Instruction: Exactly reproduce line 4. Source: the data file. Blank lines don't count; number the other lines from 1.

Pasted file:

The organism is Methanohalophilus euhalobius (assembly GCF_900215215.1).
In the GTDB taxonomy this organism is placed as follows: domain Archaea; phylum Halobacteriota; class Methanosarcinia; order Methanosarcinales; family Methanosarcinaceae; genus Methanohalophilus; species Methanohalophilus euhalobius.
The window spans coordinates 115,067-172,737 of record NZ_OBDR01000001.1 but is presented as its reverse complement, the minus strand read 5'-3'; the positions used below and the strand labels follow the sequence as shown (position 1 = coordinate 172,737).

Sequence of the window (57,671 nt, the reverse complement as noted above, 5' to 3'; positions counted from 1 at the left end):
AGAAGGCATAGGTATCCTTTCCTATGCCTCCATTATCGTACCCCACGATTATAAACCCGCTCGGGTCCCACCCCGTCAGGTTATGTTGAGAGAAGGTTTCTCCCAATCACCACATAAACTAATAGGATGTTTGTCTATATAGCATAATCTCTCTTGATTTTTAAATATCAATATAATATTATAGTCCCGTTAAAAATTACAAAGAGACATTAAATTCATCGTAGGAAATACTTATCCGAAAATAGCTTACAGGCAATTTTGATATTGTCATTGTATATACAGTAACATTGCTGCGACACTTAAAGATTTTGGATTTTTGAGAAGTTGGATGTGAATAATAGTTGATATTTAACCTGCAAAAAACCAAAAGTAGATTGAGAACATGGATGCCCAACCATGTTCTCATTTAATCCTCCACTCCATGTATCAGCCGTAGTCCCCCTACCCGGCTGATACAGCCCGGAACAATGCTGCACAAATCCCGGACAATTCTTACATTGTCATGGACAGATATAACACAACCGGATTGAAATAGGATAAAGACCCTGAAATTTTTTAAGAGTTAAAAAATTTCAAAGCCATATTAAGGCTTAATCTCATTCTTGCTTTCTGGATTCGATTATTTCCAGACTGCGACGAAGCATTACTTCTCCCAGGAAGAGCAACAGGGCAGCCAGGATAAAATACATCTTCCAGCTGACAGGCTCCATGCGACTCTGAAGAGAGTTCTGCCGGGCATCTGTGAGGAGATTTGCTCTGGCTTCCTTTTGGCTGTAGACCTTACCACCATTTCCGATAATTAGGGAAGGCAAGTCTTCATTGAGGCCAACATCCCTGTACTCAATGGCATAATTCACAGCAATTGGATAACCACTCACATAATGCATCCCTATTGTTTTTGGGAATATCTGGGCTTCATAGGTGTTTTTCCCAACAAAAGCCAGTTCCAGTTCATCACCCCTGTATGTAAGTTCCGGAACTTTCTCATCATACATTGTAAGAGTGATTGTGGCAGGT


Sequence of the window (57,671 nt, the reverse complement as noted above, 5' to 3'; positions counted from 1 at the left end):